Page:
By DOUG FERGUSON
PONTE VEDRA BEACH, Fla. – Sean O’Hair didn’t look at the water surrounding the 17th green, only the yellow flag that was waving gently 132 yards away.
In any other situation, the safe play is to the middle of the notorious island green on the TPC Sawgrass. But this was late Sunday afternoon at The Players Championship, and O’Hair was two shots behind Phil Mickelson, who already had found land.
O’Hair told his caddie and father-in-law, “I’m not playing for second.’’
Two holes later, he wound up in 11th place.
O’Hair’s hopes ended when his 9-iron flew a yard over the back of the green, making a splash he never saw, leading to a collective groan that he won’t soon forget. His face was awash in utter shock, and he bowed his head as he walked to the drop area.
Then he put another ball in the water, this one skipping toward the back of the green and taking one place hop over the boards. When the hole was over, O’Hair had a quadruple-bogey 7, allowing Mickelson a carefree walk up the 18th hole to victory.
O’Hair also took bogey on the 18th, as he simply tried to get out of Mickelson’s way. The outcome had already been decided. But that extra shot gave him a 76 in the final round, and the difference between runner-up and 11th place was $747,000, which is more than O’Hair earned from his only PGA Tour victory two years ago at the John Deere Classic.
“I’ll make plenty of money in my career,’’ O’Hair said. “I want the crystal.’’
O’Hair, 24, had a one-shot lead over Mickelson going into the final round, and that was erased on the first hole. Mickelson took his first lead with a 15-foot birdie on the seventh, and O’Hair came right back at him, holing an 8-foot par putt on that hole to keep in range, tying Mickelson with an 8-foot birdie of his own on the ninth.
It was only the second time O’Hair had played in the final group, the first time on such a stage, and he handled it well. And even after his forgettable finish, and the terse words out of his mouth about not winning, there were lessons.
“I think I’m going to win here,’’ O’Hair said. “I don’t think it’s an ‘if.’ I think I will win here. I’m not going to let this bother me.’’
It was a wild swing in emotions and expectations from a day earlier.
Late in the third round, he figured his tee shot on the 17th was well over the green, and O’Hair bowed his head and stood there with hand on hip, waiting for the inevitable. Instead, it stopped 5 feet away for the centerpiece of a birdie-birdie-birdie finish to take the lead.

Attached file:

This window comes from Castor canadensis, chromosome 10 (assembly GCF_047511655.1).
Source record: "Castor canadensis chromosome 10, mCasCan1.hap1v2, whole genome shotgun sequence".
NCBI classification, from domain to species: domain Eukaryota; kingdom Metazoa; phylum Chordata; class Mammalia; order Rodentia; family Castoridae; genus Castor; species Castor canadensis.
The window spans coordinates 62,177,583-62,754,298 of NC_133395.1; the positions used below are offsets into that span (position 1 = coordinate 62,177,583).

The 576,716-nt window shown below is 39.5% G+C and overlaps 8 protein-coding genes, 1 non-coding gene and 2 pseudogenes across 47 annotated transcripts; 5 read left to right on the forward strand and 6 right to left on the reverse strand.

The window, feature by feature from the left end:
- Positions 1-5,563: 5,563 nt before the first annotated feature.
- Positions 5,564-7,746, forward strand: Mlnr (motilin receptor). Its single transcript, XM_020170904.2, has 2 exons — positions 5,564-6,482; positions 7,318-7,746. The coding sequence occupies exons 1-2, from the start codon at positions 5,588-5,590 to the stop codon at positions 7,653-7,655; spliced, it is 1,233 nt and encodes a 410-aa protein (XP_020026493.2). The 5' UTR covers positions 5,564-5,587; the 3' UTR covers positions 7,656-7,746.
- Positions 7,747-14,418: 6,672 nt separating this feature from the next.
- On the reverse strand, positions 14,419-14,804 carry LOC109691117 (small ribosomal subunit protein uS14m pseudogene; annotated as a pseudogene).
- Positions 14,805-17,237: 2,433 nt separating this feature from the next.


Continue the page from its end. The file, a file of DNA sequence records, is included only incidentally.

On Sunday, he was posing.
“I thought it was good,’’ he said. “I hit a perfect shot. When the crowd screamed, I thought it was going to be a cheer. And it was a groan. That’s when I knew. I was little bit shocked.’’
No one was more impressed than Mickelson, known for attacking flags when he has to. Mickelson said the wind was toward the island green when they walked to the tee, then felt the wind switch as they got ready to play.
If the wind hadn’t shifted, Mickelson said O’Hair’s tee shot would have been just right.
“I have a lot of respect for him the way he attacked 17,’’ Mickelson said. “Unfortunately, the wind changed a little bit and went from hurting him to helping him, and the ball went long.’’
O’Hair can look back on other mistakes, but not many.
He failed to make birdie from the bunker in front of the 11th green, and he missed birdie putts inside 10 feet on the 15th and 16th holes, as did Mickelson said.
But he doesn’t regret going after the flag on the shortest, and most dangerous, host at Sawgrass.
“I’ m not going to play for the middle of the green, take my two-putt and take second place,’’ O’Hair said. “I was in a good spot to win, and I definitely tried to win. And unfortunately, I got kicked in the teeth.’’